The Cognitive Apprenticeship framework of the 80s identified elements of the mentor/apprentice relationship (e.g., “scaffolding“) that have been essential to teaching and learning for centuries, and educators ever since have been mapping these to specific strategies and the software that supports them.

A tool such as Twitter can be a useful tool, even a powerful one in the right hands. But it’s absurd to think a platform limited to messages 140 characters, blocked by governments and firewalls, adopted thus far by a trivial percentage of teachers would be a good pick to “replace professional development,” as one person on the #Learning2030 hashtag asked Wednesday night. Leave alone the fact Twitter’s priority is making money for its shareholders, and that we don’t know what this corporation may do, or not, to protect privacy. About 80% of messaging on Twitter is self-promotion—researchers coined a new term for such Tweople, “Meformers,” in contrast to “informers” (Naaman,Boase,& Lai, 2010). While I agree teachers should try Twitter, I see Twitter being used as a hub, the water cooler in the staff room around which informal learning happens, contacts, connections and preliminary plans to make plans. Just like pencil and paper, Twitter’s the right technology for many jobs. Use it for what it does well.

Several panels have noted how kids “intuitively” adapt to new technology, but I heard none remark that human-computer interface designers have been striving to design “intuitive” interfaces since there have been computers to design interfaces for. A book written on the topic in 1987 was still in use in 2010.

It’s wonderful to be in Ontario having important and fruitful conversations with genuine reformers, so sincerely devoted to student engagement, deep learning and the new possibilities awaiting discovery by all of us. There’s no need to believe we are the first to have these conversations, nor will we be the last.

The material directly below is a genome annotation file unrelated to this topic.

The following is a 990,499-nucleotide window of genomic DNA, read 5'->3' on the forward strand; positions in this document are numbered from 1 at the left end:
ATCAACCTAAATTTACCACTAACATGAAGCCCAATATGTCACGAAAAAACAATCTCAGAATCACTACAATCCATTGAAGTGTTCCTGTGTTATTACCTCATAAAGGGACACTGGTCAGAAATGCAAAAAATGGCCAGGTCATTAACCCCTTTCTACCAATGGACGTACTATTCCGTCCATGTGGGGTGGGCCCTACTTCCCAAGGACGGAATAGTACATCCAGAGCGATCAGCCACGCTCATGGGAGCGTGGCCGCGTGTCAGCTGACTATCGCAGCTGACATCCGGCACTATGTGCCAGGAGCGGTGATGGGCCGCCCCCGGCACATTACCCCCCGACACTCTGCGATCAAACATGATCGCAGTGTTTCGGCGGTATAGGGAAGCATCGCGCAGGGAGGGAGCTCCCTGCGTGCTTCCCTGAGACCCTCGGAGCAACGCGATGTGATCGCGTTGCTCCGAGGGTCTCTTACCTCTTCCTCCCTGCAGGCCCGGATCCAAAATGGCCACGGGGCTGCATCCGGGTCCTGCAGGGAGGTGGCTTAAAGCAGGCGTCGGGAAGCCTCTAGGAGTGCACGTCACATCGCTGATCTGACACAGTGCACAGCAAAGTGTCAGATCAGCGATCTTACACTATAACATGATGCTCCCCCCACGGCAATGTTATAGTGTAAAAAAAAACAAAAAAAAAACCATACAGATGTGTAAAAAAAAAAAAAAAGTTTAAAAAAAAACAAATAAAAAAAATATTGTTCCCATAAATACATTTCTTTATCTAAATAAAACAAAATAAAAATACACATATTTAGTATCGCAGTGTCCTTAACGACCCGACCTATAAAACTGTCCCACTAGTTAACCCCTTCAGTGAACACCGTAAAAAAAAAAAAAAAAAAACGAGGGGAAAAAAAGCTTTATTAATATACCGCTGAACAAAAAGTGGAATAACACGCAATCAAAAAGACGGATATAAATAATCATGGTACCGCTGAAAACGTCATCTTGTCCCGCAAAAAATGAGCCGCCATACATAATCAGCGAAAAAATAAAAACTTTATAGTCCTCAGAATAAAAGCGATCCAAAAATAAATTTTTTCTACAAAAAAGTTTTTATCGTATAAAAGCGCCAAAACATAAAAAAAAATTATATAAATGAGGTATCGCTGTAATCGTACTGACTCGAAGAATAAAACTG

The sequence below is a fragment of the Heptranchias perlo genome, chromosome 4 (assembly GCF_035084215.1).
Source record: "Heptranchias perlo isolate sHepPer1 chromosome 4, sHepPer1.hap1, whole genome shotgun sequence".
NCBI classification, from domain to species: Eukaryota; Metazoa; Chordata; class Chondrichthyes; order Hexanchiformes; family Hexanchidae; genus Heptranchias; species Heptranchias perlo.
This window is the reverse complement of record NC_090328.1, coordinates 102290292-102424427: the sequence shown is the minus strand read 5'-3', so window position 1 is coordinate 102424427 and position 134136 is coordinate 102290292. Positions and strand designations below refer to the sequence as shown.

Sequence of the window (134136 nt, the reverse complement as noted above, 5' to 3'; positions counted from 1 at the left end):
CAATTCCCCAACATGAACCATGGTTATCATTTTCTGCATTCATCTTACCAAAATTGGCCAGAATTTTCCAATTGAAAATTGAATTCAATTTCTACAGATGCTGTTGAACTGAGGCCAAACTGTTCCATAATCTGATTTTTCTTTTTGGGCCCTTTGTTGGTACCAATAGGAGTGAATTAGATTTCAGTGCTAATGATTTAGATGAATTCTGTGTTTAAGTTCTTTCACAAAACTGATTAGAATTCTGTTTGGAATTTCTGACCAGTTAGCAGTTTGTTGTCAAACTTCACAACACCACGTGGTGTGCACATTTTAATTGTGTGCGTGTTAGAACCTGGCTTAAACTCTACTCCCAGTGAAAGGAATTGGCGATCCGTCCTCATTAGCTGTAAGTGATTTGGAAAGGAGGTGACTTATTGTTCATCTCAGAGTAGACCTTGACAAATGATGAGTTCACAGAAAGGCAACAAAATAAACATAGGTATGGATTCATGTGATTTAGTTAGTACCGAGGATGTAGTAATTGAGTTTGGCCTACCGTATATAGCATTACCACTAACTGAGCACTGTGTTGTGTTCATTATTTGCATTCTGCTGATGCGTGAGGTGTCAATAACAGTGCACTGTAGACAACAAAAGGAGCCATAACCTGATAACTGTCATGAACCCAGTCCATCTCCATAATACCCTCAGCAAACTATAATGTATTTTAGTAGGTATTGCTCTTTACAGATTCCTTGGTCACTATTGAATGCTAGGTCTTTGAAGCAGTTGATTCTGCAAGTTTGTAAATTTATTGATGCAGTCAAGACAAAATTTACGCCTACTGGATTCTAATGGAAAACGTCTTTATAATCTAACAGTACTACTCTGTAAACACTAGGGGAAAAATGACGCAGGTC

1. For many decades, forward-thinking, innovative educators have been engrossed with the exploration of applications technology. See, among many examples, posts in my own Cognitive Apprenticeship category and the various works in their reference sections. For evidence of the extensive range technology-enhanced-learning-focused 20th century collaborations across disciplines, look no further than R. G. Segall (1989), Thick descriptions: a tool for designing ethnographic interactive videodiscs, ACM SIGCHI Bulletin, Volume 21 Issue 2, Oct. 1989 pp. 118 – 122. While doing so please remember, there’s nothing new under the sun.

Further reading

Ghefaili, Aziz (2003) Cognitive Apprenticeship, Technology, and the Contextualization of Learning Environments, Journal of Educational Computing, Design & Online learning Volume 4, Fall, 2003.

Harkinson, Josh, (September 24, 2013), Here’s How Twitter Can Track You on All of Your Devices, Mother Jones, retrieved 2013-10-03

Junco, Reynol; Elavsky, C. Michael and Heiberger, Greg (2012), Putting twitter to the test: Assessing outcomes for student collaboration, engagement and success, British Journal of Educational Technology (2012) 1-15. (Wiley Online Library)

Lave, Jean and Wenger, Etienne (1991). Situated Learning: Legitimate Peripheral Participation. Cambridge: Cambridge University Press.

Lave, Jean (1996). Teaching, as Learning, in Practice, Mind, Culture, and Activity (3:3) pp149-164.

Lowe, Tony & Lowe, Rachael (2012) Twitter in learning and teaching – literature review (webducate.net)

Stanislav (2011), Why Hypercard Had to Die, blog post, http://www.loper-os.org/?p=568

Naaman, M., Boase, J. & Lai, C. (2010) Is it really about me? Message Content in Social Awareness Streams. Proceedings of the ACM Conference on Computer Supported Cooperative Work, February 6-10, 2010 in Savannah GA (PDF).

Webducate [‘webducate.net’ website/blog] (2012), Twitter in learning and teaching – literature review http://webducate.net/2012/08/twitter-in-learning-and-teaching-literature-review/, retrieved 2012-12-03

Wenger, E. (2006) Communities of practice, a brief introduction, http://www.ewenger.com/theory/, HTML retrieved 2011-11-03 or http://wenger-trayner.com/wp-content/uploads/2012/01/06-Brief-introduction-to-communities-of-practice.pdf, PDF retrieved 2011-10-03.

Richard studied music as a teenager with Trevor Payne at John Abbott College and attended Berklee College of Music in Boston. He has performed across Canada with full-time rock bands since the early 80s. He’s been a teacher of rock, jazz & classical guitar, first as a sub for his own private teacher, formally at the now defunct Toronto Percussion Centre, and taught at The Arts Music Store in Newmarket, Ontario, for 6 years. He holds the degrees of Bachelor of Fine Arts Music (Special Honours), Bachelor of Education, and Master of Education from York University, plays guitar and trombone, and taught grade 6-8 band, math and computers (HTML and yes, Hypercard!) at the Toronto District School Board and North York School Board.